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Equipment Report
  • EQUIPMENT

    Know the differences: Pro V1 vs. Pro V1x

    Understanding which of Titleist’s popular golf balls works best for you … and what’s the deal with the ‘left dot?’

  • Titleist’s Pro V1 and Pro V1x 2019 golf balls are designed for more ball speed and lower spin. (Andrew Tursky/PGA TOUR)Titleist’s Pro V1 and Pro V1x 2019 golf balls are designed for more ball speed and lower spin. (Andrew Tursky/PGA TOUR)

Titleist launched the Pro V1x golf ball alongside its second-generation Pro V1 golf ball in 2003, and golfers quickly understood the relationship between the two golf balls; the four-piece Pro V1x spins less than the three-piece Pro V1. That was common knowledge, embedded into the psyche of not just Titleist golf ball users, but golfers in general.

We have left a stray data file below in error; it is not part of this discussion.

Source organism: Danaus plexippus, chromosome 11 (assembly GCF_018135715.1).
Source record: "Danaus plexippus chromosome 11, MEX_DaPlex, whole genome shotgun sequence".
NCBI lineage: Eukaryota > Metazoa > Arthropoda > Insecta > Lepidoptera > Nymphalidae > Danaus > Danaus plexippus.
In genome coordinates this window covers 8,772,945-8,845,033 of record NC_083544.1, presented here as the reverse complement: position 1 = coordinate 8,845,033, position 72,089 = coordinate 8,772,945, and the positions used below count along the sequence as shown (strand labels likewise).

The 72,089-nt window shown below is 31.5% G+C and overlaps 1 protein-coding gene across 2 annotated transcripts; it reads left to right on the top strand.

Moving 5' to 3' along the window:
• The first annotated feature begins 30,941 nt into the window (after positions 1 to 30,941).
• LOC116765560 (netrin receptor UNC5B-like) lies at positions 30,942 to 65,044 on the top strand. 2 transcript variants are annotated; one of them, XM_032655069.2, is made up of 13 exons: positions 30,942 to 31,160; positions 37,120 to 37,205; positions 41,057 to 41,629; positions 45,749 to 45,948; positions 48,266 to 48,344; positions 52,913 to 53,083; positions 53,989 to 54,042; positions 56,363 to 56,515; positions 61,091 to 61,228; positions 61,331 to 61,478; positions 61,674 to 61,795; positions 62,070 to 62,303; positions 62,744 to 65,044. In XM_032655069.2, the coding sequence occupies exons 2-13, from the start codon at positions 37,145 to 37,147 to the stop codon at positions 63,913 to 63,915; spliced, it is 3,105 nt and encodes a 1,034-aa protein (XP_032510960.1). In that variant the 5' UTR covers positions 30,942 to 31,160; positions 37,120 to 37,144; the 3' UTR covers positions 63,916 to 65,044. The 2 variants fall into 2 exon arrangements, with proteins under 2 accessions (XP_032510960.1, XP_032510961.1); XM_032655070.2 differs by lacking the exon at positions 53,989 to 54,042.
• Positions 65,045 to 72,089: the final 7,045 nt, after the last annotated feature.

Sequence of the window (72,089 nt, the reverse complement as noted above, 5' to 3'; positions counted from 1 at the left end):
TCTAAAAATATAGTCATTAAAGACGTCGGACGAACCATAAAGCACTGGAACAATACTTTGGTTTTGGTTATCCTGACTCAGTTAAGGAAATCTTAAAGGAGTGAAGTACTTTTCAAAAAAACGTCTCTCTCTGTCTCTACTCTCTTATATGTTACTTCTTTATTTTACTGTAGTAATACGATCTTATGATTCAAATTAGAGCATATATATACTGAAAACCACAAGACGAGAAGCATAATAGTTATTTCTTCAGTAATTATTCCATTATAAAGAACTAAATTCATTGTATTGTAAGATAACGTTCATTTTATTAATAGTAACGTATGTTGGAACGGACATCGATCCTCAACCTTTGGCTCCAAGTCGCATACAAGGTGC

“Originally, when Pro V1x was introduced, it was introduced to be a lower-spinning but higher-flying golf ball (than the Pro V1),” Fredrick Waddell, Senior Manager of Titleist Golf Ball Product Management, told PGATOUR.COM.

That relationship remained for the next 14 years.

With the release of its 2017 Pro V1 and Pro V1x golf balls, however, Titleist switched the script. The relationship between the two golf balls changed. The 2017 Pro V1x was a higher-spinning, and still higher-flying, golf ball than the 2017 Pro V1. Some golfers didn’t realize the change, while others were simply perplexed.

“There was a little confusion at first because it’s been, for such a long time, X was always the lower-spin golf ball,” said Fordie Pitts, Titleist’s Golf Ball R&D rep. “(Even for TOUR players), we had some guys look at us like ‘Really?’ We’re looking at some high-speed, high-spin players, going up to them saying, ‘Hey, you should be considering the Pro V1 ball,’ and they’re like ‘Pro V1, what are you kidding me? I would spin that (way too much).’ But no, no, no. It took some guys a little bit to get comfortable with it.”